April 7, 2016

Call out Erdogan for authoritarian drift

Alp Aslandogan

Visiting heads of state frequently make time in their Washington itineraries to deliver speeches on key issues. But as the Brookings Institution hosted Turkish President Recep Tayyip Erdogan last week, events outside the venue took an ugly turn.

Cell phone cameras caught Erdogan's security detail manhandling reporters and protestors, with local police reportedly trying to intervene. The events were reminiscent of the kind of heavy-handed intolerance that is also increasingly being shown back home for journalists, critics and regular citizens. Indeed, Erdogan's tactics are turning Turkey into a pressure cooker, paving a dangerous path of unchecked personal power that is undermining the country's institutions and further polarizing society.

It wasn't supposed to be like this.

Back in the early 2000s, Turkey was seen as a model Muslim-majority country with a constitutional democracy, reforming itself for prospective membership in the European Union.

In 2009, President Barack Obama, addressing the Turkish Parliament, praised the country's democratic reforms, opposition to extremism and embrace of core freedoms, including those of its Kurdish citizens. He also touted the U.S.-Turkish relationship and endorsed Turkey's bid for membership in the European Union.

But, after his party won its third term in 2011, Erdogan appeared to make a U-turn, shutting down or taking over much of the independent media, purging the government bureaucracy of those deemed not loyal and placing the judiciary under political control.

After the state's brutal crackdown on Gezi Park protesters in 2013, holding public protests became a life-risking activity. Dozens of journalists have been jailed and hundreds fired -- including editors of major opposition papers and magazines -- while the outlets themselves have been placed under the control of pro-Erdogan trustees.

Meanwhile, the government's negotiations with the Kurdistan Workers' Party ended abruptly after the pro-Kurdish rights party HDP opposed Erdogan's bid for a more powerful "executive presidency." Now, state security forces are waging urban operations to clear weapons and ammunition that were hidden by the PKK during its negotiations with the government. Kurdish civilians, meanwhile, are suffering as their towns remain under curfew and as police and military use heavy weaponry to combat the PKK.

Sadly, nearly every Turkish government policy that was praised by Obama in 2009 has been reversed, destroying Turkey's once-positive reputation.

Western policymakers need only read recent reports by Human Rights Watch, Reporters Without Borders, Amnesty International, the Committee to Protect Journalists and Freedom House, to understand the myriad ways in which Erdogan is moving Turkey closer to one-man rule.

Citing the "intense harassment of opposition members and media outlets by the government and its supporters," Freedom House's Freedom in the World 2016 report gives Turkey a "downward arrow." Similarly, Human Rights Watch's World Report 2015 warns, "Over the past year, the government has taken unprecedented steps to exert executive control over Turkey's judiciary, to muzzle social media, increase media and Internet censorship, and prosecute journalists."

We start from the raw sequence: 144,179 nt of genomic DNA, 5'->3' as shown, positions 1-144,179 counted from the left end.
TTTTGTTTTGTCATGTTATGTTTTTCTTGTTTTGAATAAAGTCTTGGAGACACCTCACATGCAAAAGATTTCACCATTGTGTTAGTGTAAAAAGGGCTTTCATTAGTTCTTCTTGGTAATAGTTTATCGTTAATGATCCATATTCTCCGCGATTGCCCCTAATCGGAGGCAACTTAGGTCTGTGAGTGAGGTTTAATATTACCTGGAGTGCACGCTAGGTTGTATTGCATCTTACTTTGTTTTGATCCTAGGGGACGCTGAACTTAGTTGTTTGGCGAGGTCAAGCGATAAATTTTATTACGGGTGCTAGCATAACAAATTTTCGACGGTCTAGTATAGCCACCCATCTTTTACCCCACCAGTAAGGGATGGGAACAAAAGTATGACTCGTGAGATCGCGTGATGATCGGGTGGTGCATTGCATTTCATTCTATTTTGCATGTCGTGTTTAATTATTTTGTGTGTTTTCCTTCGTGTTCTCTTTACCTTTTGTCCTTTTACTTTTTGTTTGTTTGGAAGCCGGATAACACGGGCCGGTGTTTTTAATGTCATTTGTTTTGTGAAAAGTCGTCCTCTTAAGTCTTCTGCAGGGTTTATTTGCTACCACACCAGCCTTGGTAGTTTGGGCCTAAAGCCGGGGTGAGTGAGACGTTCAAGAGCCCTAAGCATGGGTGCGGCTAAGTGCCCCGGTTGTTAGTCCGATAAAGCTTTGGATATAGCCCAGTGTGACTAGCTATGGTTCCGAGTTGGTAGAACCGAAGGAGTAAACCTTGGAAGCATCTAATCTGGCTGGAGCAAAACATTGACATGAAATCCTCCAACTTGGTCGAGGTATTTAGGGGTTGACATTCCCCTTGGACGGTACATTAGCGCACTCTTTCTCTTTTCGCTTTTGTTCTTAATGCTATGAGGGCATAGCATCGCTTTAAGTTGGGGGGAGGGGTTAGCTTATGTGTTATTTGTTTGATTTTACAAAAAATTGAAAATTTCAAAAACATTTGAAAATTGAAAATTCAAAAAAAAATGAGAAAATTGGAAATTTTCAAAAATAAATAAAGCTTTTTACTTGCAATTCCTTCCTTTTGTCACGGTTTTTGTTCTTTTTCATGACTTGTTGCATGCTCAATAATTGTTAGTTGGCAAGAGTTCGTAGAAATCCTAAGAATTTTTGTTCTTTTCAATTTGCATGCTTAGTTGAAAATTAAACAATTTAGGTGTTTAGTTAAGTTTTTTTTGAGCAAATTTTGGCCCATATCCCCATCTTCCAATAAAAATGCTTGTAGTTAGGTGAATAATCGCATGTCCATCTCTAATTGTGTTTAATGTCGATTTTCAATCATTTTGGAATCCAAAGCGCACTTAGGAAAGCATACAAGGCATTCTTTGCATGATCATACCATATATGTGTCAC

Erdogan's move toward autocracy accelerated after a corruption probe of members of Erdogan's Cabinet by Turkish law enforcement agencies surfaced in December 2013.

Instead of letting the judicial process take its course, Erdogan sought to muzzle the media and judiciary by claiming that an international conspiracy, backed by domestic collaborators, sought to overthrow his administration.

His leading scapegoat is the Hizmet movement, a global initiative founded in Turkey and inspired by the scholar and religious leader Fethullah Gulen, who espouses what The New York Times has described as "a moderate, pro-Western brand of Sunni Islam that appeals to many well-educated and professional Turks." In fact, NGOs founded by the Hizmet movement, including hundreds of secular co-ed schools, free tutoring centers, hospitals and relief agencies, have addressed Turkey's social problems.

Not satisfied with winning the presidency in 2014, Erdogan sought to change the constitution to create an all-powerful, executive-style presidency. As Erdogan continued to suppress free expression, Human Rights Watch reported, "Turkish authorities were responsible for almost three-quarters of requests to Twitter worldwide for removal of tweets and locking of accounts."

Controlled by Erdogan's party, parliament passed legislation in March 2015 allowing the government to impose arbitrary bans on public assemblies and to use violence to disperse peaceful demonstrations.

Meanwhile, the newly politicized courts have ordered the takeover of media outlets, including Turkey's biggest-selling newspaper, Zaman, turning it into a pro-Erdogan mouthpiece. Reporters Without Borders has ranked Turkey 149 out of 180 countries on its 2015 World Press Freedom Index, calling it "the biggest prison for journalists in the world."

I was a middle school student in the 1970s during another period of instability, when armed groups thrived and thousands of young people were killed. I'm even more worried for Turkey now. President Erdogan not only exacerbated the existing social fault lines within the society, but also added one of his own: Pro-Erdogan vs. against. The result is a recipe for instability.

Bordering Syria, Iraq and Iran, an unstable Turkey would be a security nightmare, not the ally the United States and the world need in the fight against violent extremism. It's time to tell Erdogan to turn back from his authoritarian drift before it's too late.

Published on CNN, 7 April 2016, Thursday